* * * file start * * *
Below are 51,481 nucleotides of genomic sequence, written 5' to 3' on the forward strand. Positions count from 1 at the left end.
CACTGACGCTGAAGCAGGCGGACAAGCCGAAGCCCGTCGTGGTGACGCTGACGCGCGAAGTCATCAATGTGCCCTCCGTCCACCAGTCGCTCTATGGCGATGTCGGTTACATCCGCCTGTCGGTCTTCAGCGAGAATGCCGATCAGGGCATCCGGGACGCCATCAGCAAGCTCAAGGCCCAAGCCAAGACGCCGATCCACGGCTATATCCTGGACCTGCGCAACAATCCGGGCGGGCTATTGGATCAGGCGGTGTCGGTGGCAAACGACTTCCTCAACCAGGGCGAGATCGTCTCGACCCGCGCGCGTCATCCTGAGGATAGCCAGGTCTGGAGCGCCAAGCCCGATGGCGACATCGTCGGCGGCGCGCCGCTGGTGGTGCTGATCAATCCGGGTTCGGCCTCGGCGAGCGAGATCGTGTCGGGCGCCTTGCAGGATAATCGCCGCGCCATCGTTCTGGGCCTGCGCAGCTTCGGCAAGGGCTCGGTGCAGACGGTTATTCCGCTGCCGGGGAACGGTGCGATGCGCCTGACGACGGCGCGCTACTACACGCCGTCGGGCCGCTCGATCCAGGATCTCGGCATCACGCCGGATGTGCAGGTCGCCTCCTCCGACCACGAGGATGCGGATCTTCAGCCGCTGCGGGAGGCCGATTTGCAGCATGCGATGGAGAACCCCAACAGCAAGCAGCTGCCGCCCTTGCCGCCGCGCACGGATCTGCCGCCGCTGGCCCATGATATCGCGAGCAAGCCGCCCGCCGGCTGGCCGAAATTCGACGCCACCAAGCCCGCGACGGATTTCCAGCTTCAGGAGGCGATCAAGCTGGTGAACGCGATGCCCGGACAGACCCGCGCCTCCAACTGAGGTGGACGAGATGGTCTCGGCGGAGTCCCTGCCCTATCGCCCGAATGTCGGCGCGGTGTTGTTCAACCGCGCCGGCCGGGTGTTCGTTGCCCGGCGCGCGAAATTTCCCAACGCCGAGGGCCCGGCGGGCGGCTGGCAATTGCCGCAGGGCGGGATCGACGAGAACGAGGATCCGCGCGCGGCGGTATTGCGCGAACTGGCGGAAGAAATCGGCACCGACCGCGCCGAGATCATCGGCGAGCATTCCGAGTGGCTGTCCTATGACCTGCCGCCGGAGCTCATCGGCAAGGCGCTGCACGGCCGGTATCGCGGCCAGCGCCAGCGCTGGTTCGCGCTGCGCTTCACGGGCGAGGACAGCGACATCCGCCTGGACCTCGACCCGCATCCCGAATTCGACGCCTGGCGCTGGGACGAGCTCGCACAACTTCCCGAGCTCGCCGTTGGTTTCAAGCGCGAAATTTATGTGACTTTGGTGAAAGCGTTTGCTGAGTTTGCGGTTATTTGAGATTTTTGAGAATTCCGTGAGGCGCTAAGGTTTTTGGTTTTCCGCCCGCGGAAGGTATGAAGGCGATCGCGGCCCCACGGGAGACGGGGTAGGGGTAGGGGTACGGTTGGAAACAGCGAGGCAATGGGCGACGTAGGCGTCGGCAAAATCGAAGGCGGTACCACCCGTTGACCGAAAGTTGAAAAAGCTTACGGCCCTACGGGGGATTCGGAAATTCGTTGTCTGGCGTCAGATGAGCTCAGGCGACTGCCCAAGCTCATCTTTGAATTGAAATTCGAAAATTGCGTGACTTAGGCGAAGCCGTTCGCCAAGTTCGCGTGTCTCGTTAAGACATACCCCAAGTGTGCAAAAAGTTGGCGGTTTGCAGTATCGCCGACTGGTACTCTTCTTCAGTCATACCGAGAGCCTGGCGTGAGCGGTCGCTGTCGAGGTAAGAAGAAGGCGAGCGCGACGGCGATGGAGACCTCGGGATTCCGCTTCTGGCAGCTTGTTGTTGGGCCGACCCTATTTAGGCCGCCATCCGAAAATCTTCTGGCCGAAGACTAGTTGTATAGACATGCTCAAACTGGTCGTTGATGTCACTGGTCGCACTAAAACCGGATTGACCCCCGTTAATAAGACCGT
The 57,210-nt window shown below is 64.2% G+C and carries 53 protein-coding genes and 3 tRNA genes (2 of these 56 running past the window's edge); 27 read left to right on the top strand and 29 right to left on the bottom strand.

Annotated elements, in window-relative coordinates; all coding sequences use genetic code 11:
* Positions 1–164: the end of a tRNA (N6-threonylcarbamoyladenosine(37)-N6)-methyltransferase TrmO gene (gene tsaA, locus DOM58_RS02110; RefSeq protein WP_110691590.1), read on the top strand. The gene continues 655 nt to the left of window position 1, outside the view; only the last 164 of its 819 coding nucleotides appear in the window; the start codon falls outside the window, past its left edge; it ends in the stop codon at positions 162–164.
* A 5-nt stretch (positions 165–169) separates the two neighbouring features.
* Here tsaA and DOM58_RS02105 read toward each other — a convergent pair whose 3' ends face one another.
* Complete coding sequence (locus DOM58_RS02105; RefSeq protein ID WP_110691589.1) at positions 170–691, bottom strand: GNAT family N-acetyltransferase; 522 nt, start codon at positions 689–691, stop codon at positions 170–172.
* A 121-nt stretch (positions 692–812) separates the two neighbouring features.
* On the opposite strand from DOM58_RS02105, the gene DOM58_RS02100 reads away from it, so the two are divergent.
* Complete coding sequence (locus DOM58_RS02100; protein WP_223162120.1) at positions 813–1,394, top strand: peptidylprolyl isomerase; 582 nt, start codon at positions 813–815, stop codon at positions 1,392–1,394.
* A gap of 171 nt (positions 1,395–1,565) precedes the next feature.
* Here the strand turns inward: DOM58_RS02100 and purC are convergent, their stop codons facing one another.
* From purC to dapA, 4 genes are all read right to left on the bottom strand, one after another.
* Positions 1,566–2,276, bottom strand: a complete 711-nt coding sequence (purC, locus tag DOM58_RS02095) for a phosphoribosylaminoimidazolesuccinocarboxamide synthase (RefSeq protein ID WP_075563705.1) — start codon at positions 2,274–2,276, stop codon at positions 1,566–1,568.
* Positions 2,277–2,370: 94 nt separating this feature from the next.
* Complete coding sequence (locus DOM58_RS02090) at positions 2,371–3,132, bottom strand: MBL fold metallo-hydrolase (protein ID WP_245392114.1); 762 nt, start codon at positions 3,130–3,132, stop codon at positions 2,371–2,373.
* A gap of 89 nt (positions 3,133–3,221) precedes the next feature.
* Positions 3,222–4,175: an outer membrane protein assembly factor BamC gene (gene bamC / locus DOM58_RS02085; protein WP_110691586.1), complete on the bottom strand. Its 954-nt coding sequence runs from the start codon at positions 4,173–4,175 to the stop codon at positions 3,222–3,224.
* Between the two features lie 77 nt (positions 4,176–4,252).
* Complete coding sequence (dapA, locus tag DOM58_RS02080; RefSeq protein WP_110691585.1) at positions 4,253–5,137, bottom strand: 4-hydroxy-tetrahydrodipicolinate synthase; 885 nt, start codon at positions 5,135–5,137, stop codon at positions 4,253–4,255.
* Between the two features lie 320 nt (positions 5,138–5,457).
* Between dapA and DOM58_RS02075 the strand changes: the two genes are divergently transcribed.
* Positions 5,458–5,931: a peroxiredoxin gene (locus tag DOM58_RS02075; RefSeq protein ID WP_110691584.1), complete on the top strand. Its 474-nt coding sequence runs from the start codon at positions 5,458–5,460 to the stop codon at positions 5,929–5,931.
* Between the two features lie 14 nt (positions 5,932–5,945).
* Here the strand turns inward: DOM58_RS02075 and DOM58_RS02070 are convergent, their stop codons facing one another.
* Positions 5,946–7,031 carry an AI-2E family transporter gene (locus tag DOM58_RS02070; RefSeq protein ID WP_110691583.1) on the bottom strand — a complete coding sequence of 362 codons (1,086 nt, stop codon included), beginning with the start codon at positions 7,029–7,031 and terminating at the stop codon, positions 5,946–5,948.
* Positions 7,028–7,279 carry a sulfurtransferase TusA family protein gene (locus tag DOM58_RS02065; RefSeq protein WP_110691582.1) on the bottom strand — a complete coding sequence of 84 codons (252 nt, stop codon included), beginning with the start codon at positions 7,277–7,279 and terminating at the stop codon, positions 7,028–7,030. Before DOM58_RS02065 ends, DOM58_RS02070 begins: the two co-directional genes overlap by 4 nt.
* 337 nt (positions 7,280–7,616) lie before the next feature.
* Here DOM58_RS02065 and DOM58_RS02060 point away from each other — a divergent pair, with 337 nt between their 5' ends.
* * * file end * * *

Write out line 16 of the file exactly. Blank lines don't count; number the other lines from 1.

* Positions 2,277–2,370: 94 nt separating this feature from the next.